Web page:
Good Fruit and Sour Grapes in Nigeria

Karl Diestelkamp
Milwaukee, Wisconsin

Preach and teach the gospel in its purity -- see honest people accept it-and almost immediately those whose denominational and unscriptural practices have been rejected and exposed will respond with misrepresentation and unjust criticism. Such is the case in a front page article of the August, 1971 issue of World Radio News by Jim Massey regarding work done by faithful brethren in Nigeria during and immediately after the recent war. He writes:

"Massey conducted five series of lectures in lboland, Ephikland, and in Lagos, Nigeria's capital city, on anti-cooperationism, which has spread extensively since the war. Fifteen lbo preachers, and perhaps an equal number of Ephiks, have accepted this doctrine as a result of classes taught by missionaries from Western Nigeria (emphasis mine, K.D.) who did not have to leave during the war, and who seized upon the absence of missionaries in the East to spread their doctrines."

By "anti-cooperationism" Massey means those who refuse to become involved in sponsoring church arrangements for the support of preachers as well as those who will not endorse the equally unauthorized church support of "Nigerian Christian Hospital" and "Christian Trade and Technical School" and similar social-gospel projects.

Jim Massey knows that using the term anti-cooperationists" is designed to create prejudice in the mind of his readers. He knows that this is an unfair charge. Nigerians will not be fooled by Massey's sour grapes. They participated in, observed and benefited from recent and past distributions of benevolence by those so-called "anti-cooperationist" brethren in America and the "missionaries from Western Nigeria." (Rom. 15:25-28) Massey seems to realize that it will take more than calling names to offset to the influence of truth. He tells us that 800 sets of twenty charts and accompanying study notes were air-parceled by the Green Lawn church in Lubbock, Texas, to Nigeria and that another 3000 sets are on the way by ship.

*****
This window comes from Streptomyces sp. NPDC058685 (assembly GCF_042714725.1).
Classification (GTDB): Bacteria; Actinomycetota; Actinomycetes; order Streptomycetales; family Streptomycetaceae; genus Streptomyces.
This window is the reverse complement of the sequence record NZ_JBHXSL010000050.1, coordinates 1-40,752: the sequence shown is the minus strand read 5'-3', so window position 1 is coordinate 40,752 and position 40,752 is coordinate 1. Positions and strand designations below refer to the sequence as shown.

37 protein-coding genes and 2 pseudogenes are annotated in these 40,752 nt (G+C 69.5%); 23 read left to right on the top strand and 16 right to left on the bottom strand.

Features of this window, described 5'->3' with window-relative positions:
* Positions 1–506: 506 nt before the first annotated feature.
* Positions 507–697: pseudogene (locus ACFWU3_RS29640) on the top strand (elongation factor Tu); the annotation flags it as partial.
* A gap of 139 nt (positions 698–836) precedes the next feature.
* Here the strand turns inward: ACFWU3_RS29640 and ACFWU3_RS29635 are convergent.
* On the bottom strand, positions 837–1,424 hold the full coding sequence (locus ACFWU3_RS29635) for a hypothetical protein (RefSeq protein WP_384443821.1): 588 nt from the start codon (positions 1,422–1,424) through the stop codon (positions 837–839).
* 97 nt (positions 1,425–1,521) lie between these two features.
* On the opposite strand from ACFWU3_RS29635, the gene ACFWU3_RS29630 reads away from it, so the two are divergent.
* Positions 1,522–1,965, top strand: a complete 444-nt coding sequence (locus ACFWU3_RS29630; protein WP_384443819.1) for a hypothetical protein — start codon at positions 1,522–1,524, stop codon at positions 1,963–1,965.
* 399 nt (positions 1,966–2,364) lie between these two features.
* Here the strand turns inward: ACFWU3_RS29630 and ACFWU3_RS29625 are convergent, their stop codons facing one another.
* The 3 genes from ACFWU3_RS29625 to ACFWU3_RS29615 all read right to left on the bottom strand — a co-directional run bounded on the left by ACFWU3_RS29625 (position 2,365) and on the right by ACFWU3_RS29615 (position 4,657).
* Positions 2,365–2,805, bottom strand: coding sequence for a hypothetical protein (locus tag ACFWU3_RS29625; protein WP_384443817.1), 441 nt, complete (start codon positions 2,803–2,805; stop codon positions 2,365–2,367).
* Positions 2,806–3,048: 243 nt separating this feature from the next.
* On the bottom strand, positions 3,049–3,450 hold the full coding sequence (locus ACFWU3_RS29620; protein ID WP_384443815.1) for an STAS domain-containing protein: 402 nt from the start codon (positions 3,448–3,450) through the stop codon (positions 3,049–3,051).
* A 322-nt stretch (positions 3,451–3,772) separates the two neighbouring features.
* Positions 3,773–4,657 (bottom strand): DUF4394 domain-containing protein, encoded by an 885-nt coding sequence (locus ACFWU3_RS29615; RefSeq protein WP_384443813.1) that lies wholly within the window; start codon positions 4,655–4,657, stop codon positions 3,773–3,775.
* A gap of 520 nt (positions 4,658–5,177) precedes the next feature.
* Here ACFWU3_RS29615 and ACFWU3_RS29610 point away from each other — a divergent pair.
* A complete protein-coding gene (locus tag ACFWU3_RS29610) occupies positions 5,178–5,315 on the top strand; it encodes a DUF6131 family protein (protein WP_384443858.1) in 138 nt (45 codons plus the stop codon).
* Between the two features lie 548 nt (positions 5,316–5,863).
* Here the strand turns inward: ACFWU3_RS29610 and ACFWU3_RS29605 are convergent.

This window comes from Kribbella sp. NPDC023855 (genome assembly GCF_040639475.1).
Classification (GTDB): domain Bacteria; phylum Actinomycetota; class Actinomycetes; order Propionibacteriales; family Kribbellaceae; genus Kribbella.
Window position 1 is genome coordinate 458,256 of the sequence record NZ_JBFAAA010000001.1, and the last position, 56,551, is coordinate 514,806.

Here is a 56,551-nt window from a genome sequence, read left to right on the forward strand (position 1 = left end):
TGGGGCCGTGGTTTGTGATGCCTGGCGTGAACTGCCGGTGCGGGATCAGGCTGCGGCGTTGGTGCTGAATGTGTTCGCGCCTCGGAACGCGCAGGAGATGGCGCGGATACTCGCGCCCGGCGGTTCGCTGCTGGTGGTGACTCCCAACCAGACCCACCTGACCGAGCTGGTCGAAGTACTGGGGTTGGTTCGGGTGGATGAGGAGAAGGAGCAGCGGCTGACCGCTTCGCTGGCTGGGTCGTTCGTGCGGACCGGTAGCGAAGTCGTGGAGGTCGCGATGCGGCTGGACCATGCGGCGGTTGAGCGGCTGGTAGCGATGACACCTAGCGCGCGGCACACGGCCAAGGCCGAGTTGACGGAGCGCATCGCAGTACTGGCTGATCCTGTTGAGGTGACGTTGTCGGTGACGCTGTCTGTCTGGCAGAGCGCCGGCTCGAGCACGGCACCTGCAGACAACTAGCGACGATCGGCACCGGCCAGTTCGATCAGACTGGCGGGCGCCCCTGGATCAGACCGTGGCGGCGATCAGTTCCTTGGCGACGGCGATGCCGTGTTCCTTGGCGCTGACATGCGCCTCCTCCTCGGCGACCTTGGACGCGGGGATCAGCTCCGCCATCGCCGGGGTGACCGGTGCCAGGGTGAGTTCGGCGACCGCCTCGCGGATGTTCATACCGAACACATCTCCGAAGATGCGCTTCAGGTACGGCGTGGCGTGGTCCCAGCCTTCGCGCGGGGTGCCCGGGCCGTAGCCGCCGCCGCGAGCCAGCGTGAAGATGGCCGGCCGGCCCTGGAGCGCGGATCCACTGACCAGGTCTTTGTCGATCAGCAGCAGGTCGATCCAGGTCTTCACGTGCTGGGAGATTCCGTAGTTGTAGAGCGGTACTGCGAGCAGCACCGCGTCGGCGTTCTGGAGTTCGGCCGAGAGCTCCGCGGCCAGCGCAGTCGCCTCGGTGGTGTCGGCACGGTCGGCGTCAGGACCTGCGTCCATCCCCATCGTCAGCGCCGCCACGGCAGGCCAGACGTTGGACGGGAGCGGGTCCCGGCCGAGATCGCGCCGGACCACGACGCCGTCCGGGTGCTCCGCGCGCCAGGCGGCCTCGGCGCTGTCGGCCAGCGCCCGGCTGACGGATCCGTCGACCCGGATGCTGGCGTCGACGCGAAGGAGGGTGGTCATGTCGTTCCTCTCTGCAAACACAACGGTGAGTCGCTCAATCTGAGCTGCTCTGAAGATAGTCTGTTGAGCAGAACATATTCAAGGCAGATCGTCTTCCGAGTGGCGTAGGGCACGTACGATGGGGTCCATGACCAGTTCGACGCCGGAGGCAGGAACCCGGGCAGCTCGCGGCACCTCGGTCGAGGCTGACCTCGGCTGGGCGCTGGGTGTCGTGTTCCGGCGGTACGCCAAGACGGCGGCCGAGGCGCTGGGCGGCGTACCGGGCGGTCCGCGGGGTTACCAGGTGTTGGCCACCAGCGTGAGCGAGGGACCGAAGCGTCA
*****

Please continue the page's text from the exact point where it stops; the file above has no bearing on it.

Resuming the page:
Did you notice that 30 Nigerian preachers have learned the truth and embraced it? Massey seems to question the intelligence and ability of the Nigerian preachers. Is he saying that these men were not intelligent enough to see error that they were supposedly taught in these classes? He does not tell his readers that some of these It teachers" were other Nigerian preachers-not just American preachers.

It is not explained in the article that Lagos, the Capital of Nigeria, is not in lboland or Ephikland. It is in Western Nigeria where brethren advocating the establishment of Schools and Hospitals and sponsoring church arrangements are the newcomers.

The article continues:

"The disruption of aid to lbo preachers during the war, and the serious material needs since then, have provided a fertile soil for the doctrine of sending 'direct to the preacher', which is a basic point bound as an exclusive pattern for churches supporting foreign preachers. Since at least subsistence aid is again being received in Iboland, and since the other side of the 'direct only' doctrine has been widely presented, the tide may have turned in lboland for this doctrine" (emphasis mine, K.D.)


Now, if I were an lbo preacher I would resent the implication that my "convictions" could be bought with money and other material things. We wonder if this is what brother Massey tells the lbo preachers or if this is just what lie reports to Americans! May we conclude that the "subsistence aid" is an effort to "buy" some of these preachers back?

Brother Massey states that he preached the "other side" of "the doctrine of sending support 'direct to the preacher'." We are not surprised that he did not give any scripture for the "other side" since there is none. In fact, we challenge him to give scriptural authority for any other arrangement for church support of gospel preachers. While he is at it, he could also give the scriptural authority for church support of the Hospital and Schools, but the usual procedure is to ignore such challenges.

Brother Wayne Payne, P.O. Box 4064 UI, Ibandan Nigeria, has been begging for American brethren to make plans to go to Nigeria to assist in this great, fruitful work. Surely there are those who are in a position to consider making such a move in the near future. A large number of able Nigerian brethren have demonstrated their ability to meet and resist these unscriptural arrangements. Why not consider joining them in sowing the seed in this fertile field and encourage them in resisting every effort to lead them into apostasy?

November 11, 1971